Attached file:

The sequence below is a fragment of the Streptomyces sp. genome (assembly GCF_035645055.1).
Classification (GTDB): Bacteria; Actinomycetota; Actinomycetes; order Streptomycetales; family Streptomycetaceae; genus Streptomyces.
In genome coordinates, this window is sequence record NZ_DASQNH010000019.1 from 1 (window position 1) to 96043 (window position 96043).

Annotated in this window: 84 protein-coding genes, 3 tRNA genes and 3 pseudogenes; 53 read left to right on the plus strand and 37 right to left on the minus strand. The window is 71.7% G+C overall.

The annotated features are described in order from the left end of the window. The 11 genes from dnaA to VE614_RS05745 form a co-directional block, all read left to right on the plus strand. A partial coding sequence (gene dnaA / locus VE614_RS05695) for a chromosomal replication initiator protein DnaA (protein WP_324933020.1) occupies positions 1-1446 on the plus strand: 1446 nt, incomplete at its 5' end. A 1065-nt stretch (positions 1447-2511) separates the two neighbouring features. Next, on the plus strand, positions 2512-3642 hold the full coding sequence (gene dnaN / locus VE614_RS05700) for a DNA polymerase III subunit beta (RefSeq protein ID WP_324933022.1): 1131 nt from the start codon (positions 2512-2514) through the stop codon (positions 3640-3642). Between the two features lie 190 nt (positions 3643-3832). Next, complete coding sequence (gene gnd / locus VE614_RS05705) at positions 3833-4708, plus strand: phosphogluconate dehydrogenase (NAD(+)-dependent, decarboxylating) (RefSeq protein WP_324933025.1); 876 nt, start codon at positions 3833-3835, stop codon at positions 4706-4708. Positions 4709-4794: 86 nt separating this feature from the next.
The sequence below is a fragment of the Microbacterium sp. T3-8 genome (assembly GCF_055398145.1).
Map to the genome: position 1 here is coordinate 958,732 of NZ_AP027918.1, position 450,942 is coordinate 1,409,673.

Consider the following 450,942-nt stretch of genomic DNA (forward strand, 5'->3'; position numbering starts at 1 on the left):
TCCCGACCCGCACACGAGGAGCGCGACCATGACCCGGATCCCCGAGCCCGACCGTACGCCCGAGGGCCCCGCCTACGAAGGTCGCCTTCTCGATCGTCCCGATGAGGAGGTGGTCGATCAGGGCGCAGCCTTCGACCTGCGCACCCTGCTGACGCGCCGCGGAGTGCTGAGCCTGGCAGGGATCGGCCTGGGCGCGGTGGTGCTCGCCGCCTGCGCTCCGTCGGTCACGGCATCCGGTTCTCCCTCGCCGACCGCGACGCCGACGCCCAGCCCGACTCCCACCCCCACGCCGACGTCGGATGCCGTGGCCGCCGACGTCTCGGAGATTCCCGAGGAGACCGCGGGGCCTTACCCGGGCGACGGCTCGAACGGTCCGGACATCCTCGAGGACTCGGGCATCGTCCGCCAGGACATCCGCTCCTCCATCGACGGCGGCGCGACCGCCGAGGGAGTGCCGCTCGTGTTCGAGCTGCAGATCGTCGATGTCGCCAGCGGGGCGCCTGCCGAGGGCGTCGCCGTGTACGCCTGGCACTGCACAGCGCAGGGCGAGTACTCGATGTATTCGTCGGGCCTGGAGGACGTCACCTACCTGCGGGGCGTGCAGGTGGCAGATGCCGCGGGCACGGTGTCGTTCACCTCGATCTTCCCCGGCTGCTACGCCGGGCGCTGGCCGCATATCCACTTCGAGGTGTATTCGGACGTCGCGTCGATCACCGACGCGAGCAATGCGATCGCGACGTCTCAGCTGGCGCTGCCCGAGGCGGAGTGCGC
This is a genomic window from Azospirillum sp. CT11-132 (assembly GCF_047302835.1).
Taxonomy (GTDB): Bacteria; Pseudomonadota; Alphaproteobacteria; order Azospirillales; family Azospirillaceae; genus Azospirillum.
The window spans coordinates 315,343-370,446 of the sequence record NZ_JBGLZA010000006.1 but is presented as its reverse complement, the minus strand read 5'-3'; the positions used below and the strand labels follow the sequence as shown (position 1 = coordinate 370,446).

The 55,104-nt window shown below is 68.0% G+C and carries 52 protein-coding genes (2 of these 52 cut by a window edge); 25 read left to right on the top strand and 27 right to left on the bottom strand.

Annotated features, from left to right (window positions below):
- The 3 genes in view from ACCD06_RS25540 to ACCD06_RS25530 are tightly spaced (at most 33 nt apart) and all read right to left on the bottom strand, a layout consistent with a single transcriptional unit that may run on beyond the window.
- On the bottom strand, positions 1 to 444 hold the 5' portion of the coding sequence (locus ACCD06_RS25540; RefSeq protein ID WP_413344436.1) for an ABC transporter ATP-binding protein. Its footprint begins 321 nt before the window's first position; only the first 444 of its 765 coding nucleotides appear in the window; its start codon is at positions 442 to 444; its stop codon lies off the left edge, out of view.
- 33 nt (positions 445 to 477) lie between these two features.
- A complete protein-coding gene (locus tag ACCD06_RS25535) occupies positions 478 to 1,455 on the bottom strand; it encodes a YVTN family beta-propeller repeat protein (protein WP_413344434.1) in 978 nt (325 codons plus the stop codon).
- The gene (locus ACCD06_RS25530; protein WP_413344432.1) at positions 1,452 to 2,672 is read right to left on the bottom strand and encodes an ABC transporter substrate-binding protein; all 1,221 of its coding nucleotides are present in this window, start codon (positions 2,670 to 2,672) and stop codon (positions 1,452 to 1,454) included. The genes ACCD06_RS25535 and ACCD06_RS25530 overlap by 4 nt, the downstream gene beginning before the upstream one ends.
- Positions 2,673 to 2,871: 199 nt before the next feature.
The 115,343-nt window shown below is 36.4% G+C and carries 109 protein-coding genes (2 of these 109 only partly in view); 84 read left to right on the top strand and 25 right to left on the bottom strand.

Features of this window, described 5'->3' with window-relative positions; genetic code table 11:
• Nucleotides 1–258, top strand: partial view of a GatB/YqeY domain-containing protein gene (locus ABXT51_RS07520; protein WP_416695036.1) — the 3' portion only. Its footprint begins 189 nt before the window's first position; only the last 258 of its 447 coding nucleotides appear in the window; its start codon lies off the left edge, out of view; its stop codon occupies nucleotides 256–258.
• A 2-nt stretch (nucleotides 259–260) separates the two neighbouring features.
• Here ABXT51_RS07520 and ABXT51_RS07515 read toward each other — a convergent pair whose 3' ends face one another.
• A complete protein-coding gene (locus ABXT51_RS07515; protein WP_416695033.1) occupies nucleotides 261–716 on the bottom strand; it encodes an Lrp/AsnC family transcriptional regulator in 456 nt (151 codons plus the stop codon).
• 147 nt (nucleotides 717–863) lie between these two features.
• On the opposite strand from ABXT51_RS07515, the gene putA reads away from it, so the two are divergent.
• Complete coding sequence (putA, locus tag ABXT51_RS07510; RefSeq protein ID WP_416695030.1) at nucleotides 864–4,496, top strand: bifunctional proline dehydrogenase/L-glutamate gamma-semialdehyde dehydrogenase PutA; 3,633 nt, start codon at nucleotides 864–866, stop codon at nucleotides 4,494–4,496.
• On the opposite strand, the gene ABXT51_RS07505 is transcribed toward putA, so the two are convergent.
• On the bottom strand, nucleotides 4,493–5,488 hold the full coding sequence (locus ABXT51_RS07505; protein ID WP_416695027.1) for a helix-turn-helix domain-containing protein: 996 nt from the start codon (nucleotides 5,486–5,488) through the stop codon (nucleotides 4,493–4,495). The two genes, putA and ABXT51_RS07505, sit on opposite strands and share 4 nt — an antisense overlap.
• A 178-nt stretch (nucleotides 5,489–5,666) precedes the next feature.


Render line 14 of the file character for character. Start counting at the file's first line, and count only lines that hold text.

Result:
Annotated features, from left to right (window positions below):